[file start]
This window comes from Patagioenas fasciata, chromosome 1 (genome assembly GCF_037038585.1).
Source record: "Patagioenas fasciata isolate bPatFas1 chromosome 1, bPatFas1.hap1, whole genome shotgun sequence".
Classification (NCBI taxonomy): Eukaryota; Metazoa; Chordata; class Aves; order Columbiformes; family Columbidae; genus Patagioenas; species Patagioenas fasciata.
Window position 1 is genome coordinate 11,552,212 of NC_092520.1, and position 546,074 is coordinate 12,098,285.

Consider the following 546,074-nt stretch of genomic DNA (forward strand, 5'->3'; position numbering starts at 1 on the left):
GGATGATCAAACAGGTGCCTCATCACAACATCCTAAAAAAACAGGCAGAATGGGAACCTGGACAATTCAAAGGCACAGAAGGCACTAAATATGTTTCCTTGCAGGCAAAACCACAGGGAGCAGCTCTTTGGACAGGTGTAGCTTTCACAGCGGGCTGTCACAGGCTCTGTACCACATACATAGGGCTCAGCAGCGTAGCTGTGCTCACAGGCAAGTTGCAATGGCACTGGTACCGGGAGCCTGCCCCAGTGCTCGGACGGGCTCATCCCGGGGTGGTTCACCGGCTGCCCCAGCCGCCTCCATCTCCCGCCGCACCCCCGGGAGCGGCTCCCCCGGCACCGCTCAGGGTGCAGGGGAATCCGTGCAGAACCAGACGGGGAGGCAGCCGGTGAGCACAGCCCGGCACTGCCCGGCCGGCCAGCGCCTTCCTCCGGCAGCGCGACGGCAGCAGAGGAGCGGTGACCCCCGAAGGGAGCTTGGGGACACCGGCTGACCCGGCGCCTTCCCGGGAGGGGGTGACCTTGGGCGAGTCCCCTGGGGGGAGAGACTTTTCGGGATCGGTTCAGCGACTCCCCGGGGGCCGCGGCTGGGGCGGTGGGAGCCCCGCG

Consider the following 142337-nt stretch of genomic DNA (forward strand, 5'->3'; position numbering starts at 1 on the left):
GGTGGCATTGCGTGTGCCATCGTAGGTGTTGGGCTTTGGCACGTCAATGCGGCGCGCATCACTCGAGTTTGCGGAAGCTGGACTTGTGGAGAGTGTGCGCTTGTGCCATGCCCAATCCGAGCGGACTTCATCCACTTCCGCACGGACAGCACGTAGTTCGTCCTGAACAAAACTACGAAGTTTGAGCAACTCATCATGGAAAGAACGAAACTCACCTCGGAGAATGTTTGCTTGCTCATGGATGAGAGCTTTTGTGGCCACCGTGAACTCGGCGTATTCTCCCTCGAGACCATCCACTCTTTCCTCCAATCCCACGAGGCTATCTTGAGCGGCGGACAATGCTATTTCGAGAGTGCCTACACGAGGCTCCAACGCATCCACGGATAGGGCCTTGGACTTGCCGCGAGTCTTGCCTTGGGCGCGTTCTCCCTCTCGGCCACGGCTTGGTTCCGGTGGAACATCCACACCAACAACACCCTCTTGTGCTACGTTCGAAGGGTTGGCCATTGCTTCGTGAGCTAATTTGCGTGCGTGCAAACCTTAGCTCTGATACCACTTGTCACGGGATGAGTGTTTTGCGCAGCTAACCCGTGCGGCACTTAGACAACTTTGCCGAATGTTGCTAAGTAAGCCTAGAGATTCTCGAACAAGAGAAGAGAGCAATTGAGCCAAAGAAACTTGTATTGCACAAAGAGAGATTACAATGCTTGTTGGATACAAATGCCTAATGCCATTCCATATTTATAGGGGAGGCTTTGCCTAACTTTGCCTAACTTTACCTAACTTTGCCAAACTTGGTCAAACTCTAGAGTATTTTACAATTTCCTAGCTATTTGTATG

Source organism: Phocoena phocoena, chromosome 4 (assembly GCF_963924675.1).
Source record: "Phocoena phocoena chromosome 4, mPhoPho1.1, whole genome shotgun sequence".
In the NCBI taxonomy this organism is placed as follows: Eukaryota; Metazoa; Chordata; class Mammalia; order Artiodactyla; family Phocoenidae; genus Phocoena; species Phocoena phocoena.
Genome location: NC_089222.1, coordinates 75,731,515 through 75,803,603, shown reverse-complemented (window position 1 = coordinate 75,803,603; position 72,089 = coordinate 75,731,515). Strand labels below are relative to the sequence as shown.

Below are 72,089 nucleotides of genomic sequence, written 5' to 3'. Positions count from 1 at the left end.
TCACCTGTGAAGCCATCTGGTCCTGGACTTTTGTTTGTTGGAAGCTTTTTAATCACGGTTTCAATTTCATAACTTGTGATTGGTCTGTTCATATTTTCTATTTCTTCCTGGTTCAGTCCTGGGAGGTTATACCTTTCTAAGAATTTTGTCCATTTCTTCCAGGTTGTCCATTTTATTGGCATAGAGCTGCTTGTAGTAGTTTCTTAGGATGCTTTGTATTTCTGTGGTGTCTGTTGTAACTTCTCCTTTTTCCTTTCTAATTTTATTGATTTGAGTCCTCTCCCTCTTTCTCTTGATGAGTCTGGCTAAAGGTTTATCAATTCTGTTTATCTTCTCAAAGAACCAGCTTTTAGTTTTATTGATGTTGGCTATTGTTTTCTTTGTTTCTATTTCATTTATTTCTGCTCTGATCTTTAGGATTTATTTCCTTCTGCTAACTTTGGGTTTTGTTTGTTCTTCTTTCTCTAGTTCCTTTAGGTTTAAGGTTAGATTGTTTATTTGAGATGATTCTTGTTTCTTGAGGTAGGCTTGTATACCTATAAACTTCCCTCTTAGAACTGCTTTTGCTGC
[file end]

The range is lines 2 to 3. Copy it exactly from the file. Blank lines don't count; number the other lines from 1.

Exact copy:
Source record: "Patagioenas fasciata isolate bPatFas1 chromosome 1, bPatFas1.hap1, whole genome shotgun sequence".
Classification (NCBI taxonomy): Eukaryota; Metazoa; Chordata; class Aves; order Columbiformes; family Columbidae; genus Patagioenas; species Patagioenas fasciata.